Rugby Scrum and Positions Explained


The marvel of the rugby union scrum is truly one of rugby’s unique spectacles. Sixteen of the biggest players on the field smash together and push in a desperate bid for the ball. In professional level rugby fixtures this can mean that often two tones of rugby player are colliding together to contest the rugby scrum.

Rugby Scrum

In rugby the ball can only go forward if it is kicked or carried. If a ball goes forward off a player, either by a forward pass, dropped or knocked-on, play resets with a scrum. A rugby scrum also occurs when the ball is trapped in a ruck or maul or if a player is accidentally offside. A team can also choose to take a scrum when they are awarded a penalty.

The scrum in rugby looks like a big huddle where the eight forwards from each side link up in three rows and push against the eight forwards from the other team. The half back rolls the ball in at the front where the two teams meet and his team tries to kick the ball back to the rear of the scrum where they can then pick it up and use it.


Here are the rugby player positions who participate in the scrum, and what each one does.

Rugby Scrum Positions


The ‘front row’ of each team smashes against each other at the front of the rugby scrum, with the rest of their forwards pushing behind them. The front row is made up a prop on each side with a ‘hooker’ in the middle. The hooker is the player who ‘hooks’ the ball back to his team when the half back rolls it in. He also throws the ball in at the lineout.

When the front row of each team engages, the heads of the prop entwine with the opposing prop. The loosehead prop, wearing jersey number one, has one of his ears on the outside on the scrum. On the other side, the tighthead prop has both of his ears bound in the scrum. That player wears number three. The tighthead’s role is to provide stability to the scrum, while the loosehead is generally the attacker of the other team’s scrum.


Behind the front row is the second row. This is where the two locks take their place in the rugby scrum. The five players are known as the ‘tight five’ and most of the scrum’s power is generated by these players.


Completing the rugby union scrum are the three loose forwards. There is a flanker on each side of the two locks and the number eight is at the back of the scrum ready to receive the ball as it gets kicked to the back by his team. The blindside flanker usually packs down on the side of the scrum with less distance to the sideline. The openside flanker packs down on the side with more space, as they are usually faster and can cover more ground.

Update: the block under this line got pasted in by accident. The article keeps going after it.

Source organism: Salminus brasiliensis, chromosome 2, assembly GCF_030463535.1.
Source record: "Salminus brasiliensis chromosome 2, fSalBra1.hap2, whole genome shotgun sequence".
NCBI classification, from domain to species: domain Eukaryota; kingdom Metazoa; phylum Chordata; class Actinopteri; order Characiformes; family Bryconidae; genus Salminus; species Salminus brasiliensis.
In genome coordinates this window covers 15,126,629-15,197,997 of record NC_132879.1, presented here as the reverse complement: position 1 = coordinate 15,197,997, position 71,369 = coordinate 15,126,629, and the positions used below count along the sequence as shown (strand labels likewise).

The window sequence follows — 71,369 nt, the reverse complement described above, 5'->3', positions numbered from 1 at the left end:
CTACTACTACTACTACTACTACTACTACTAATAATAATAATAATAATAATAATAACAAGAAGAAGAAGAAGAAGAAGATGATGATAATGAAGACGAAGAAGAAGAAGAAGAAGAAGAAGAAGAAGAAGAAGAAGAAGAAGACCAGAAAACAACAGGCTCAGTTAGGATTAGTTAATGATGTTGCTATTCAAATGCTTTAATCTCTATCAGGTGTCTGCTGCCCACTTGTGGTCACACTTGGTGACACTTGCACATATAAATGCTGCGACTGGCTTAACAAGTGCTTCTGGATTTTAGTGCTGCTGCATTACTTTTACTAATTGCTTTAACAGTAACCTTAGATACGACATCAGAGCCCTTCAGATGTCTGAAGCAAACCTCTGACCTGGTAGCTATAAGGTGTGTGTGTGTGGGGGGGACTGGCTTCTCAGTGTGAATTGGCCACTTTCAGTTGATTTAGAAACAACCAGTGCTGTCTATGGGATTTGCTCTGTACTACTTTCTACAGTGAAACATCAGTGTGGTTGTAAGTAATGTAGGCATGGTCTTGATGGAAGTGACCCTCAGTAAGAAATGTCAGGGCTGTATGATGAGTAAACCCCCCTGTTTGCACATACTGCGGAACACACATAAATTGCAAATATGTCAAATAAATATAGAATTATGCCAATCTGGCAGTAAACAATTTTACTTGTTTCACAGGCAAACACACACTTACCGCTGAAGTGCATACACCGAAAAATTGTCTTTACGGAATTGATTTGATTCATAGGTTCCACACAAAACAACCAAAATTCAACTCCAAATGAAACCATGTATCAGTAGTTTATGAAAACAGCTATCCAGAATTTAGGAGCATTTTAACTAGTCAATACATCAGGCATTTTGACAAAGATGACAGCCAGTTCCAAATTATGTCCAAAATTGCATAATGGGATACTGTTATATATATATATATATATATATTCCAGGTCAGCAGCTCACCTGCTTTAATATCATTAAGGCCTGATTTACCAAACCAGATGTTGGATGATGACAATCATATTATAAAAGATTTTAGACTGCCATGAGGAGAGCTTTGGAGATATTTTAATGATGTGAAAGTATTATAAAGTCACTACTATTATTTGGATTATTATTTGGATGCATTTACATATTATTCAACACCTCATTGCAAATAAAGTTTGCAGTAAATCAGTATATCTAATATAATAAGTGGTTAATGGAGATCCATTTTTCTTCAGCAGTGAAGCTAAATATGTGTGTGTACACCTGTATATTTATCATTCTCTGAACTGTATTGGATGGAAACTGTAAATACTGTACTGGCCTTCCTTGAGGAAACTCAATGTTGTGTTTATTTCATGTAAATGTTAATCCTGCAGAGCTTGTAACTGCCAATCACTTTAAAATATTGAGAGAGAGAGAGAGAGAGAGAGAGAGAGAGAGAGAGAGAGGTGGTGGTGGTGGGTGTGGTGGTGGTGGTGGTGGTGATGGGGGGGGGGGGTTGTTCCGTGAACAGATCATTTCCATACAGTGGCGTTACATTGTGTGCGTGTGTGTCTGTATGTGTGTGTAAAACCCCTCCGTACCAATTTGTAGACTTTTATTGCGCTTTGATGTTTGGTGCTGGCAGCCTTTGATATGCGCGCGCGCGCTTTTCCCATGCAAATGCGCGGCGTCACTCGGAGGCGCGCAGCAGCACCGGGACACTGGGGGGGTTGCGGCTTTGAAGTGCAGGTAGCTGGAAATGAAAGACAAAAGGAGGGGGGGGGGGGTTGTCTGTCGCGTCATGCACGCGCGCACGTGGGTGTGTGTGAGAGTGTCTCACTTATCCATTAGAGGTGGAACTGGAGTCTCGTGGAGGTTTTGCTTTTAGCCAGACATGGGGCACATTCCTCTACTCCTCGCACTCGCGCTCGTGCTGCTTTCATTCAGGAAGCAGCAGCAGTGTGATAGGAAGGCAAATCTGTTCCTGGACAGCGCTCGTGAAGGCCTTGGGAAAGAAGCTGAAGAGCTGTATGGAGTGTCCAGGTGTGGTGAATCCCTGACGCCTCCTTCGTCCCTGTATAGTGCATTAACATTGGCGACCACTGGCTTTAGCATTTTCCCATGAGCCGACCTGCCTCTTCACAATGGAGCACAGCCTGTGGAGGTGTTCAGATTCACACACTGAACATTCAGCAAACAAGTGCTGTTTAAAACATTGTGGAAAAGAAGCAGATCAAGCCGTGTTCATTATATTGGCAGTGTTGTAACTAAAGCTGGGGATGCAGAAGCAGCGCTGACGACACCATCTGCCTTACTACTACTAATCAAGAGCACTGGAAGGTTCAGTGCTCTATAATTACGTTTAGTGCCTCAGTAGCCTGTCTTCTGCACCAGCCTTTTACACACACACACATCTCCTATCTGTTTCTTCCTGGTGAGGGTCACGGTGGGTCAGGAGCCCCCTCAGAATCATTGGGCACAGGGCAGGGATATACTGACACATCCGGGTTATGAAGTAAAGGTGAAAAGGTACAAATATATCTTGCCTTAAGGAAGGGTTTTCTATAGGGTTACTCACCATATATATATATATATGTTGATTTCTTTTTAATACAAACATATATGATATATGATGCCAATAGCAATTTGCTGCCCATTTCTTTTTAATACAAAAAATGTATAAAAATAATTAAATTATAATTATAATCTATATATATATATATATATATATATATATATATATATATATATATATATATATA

The scrum half, more commonly referred to as the halfback, wears the number nine jersey and is the only non-forward who participates in the scrum. However, the scrum half does not pack down, instead they are responsible for putting the ball into it, and often taking it out at the other end. Usually the opposing halfback stands remains next to his opposite number. However, the opposition nine is not able to move past the other team’s number eight until the ball is out the back of the rugby scrum.


The scrum in rugby union is completely contested. Referees watch carefully to make sure both team engage at the same time and bind correctly, and try to make sure the halfback puts the ball into the rugby union scrum fairly straight. From there a torrid affair begins where both teams push and twist trying to force their way over the ball or to disrupt the other team.

A lot of pressure goes through the spines of the tight five, and especially the front row. Because of this, specialists are required for the front row positions, and if a team cannot provide enough front row specialists at any point of the game then rugby scrums become ‘uncontested’, for safety’s sake.

Due to all the different technical elements involved in a rugby union scrum there are usually a lot of scrum resets as the referee tries to bring all the different elements together at the right time, including how square the front rows are to each other, the teams are pushing straight, are the correct distance apart, the binding of all 16 forwards is correct, and that the halfback is putting the ball in straight. Furthermore, because of the force expended and the fact that rugby is a winter sport members of the front row might slip over, causing another reset.


Anything can happen after the rugby scrum. The opposing team can disrupt it enough to steal possession, cause a scrum reset, or even be rewarded a penalty. However, should the scrum go according to plan for the team in possession, the ball will find itself safely under the feet of the number eight. If the rugby scrum is moving forward then the number eight may choose to keep the ball in the scrum there while his team moves valuable inches up the field. In rare cases the scrum may even manage to push over the try line and somebody places a hand on the ball to score a try. This is called a pushover try.

However, in most cases the ball will need to be taken from the scrum and used by the team in possession. This usually happens one of two ways. The half back takes it from under the legs of the number eight or the number eight picks it up. The team may try and run the ball or up or kick it up field.


The rugby union scrum has continued to evolve along with the other elements of rugby union. It began as barely a more structured ruck without set positions. Around the turn of the 20th century it evolved into a 2-3-2 formation, played with seven players. By 1950 3-2-3 and 3-3-2 formations had also been trialled, before South Africa led the move into the current 3-4-1 set up. Since then positions within the scrum have become more specialised, such as the distinction between the tight head and loose head props and allowing the number 8 to detach from the scrum holding the ball.